AsyntacticSeptember 6, 2022 Culture
My former colleague at Wheaton College, Alan Jacobs, now a professor at Baylor University in Waco, Texas, is without question the most widely-read and brilliant man I’ve ever known. There is virtually no intellectual discipline on which he cannot speak with remarkable insight. I’m sure he’d blush (and protest) to hear me say that. In any case, on November 30 of this year he wrote a blog article (http://blog.ayjay.org/) about our President. The title caught my eye: Asyntactic. Here is what he had to say.
Trump is not inarticulate, though people often say that. Rather, he is hyperarticulate in the mode that used to be called “garrulous.” Words constantly emerge from his mouth, and he clearly likes saying them and believes that his eloquence flows; but his words flow in the way that debris floats down a swollen stream, quickly or slowly spinning, drifting, knocking into one another, getting caught on overhanging branches, submerging and then popping again into view.
Trump is not inarticulate, he is asyntactic. “Syntax” means to arrange together, and Trump’s utterances have no discernible arrangement, and possess no unity. Consider the passage — but of course you could choose almost anything he says — this passage:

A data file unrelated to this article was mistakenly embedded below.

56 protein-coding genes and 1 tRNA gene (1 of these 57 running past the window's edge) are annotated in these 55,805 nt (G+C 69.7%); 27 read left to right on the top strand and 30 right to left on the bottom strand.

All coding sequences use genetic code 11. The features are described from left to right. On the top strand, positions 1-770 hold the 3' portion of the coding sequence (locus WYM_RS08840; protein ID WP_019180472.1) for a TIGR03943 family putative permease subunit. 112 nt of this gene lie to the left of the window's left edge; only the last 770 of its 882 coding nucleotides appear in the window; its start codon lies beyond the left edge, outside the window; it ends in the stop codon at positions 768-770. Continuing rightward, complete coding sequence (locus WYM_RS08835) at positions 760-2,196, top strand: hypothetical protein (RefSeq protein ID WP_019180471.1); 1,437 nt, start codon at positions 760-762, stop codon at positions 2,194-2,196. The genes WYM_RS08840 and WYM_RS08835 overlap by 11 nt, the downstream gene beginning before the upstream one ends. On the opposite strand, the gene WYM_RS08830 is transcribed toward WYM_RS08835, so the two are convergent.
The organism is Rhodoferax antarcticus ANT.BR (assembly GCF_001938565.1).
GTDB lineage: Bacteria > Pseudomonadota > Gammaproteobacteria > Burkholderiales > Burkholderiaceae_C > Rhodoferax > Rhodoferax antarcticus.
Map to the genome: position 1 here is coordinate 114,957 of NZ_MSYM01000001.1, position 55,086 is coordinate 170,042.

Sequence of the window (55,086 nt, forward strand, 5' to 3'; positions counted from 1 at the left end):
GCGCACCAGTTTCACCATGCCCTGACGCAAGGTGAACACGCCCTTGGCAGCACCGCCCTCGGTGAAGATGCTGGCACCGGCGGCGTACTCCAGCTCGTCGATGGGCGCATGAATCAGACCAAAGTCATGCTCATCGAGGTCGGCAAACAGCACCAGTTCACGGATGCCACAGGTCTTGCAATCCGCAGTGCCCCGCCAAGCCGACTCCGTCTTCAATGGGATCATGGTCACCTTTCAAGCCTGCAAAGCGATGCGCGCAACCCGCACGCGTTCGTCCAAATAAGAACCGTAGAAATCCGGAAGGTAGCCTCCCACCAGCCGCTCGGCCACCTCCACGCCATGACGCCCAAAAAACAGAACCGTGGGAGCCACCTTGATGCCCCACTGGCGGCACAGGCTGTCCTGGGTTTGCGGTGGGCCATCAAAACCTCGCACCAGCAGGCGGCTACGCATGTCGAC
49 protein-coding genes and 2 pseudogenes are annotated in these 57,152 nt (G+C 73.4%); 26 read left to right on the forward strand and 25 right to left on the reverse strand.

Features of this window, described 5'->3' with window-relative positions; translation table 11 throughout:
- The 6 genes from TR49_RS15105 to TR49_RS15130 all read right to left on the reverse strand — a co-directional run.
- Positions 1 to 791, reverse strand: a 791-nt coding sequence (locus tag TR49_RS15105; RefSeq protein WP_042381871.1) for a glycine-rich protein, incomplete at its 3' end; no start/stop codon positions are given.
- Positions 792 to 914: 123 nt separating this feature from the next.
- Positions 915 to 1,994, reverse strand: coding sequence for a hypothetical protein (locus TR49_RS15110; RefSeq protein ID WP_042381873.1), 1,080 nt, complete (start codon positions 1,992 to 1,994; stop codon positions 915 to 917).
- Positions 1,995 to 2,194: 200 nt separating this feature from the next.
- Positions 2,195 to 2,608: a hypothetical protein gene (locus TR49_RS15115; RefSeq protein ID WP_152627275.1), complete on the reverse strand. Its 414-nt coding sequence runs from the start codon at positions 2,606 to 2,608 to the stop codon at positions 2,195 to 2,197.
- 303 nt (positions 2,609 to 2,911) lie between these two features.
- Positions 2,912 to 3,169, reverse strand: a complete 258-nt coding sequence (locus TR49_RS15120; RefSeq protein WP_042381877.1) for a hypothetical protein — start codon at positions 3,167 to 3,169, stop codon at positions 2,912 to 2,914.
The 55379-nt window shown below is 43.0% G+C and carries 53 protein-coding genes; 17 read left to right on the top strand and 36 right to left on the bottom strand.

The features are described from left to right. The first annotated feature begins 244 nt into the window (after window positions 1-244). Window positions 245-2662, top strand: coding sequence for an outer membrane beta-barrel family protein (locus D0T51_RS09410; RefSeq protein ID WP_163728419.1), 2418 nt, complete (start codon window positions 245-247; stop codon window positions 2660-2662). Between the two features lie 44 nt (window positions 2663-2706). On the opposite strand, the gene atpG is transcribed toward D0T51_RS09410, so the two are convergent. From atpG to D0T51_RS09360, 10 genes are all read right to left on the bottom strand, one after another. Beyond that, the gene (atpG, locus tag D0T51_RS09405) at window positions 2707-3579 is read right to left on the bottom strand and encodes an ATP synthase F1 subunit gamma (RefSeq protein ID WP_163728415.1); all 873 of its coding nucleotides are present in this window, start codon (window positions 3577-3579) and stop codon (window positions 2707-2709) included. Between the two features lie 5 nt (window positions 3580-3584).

One of the problems that a lot of people like myself — we have very high levels of intelligence, but we’re not necessarily such believers. You look at our air and our water, and it’s right now at a record clean. But when you look at China and you look at parts of Asia and when you look at South America, and when you look at many other places in this world, including Russia, including — just many other places — the air is incredibly dirty … if you go back and if you look at articles, they talked about global freezing, they talked about at some point the planets could have freeze to death, then it’s going to die of heat exhaustion. There is movement in the atmosphere. There’s no question. As to whether or not it’s man-made and whether or not the effects that you’re talking about are there, I don’t see it.
He doesn’t see it — he doesn’t see the relations among events: cause and effect, ground and consequent, subject and object. To this asyntactic mind the world itself is asyntactic, just one damned thing after another, and the only means he has to distinguish among those things is to ask whether they please or displease him.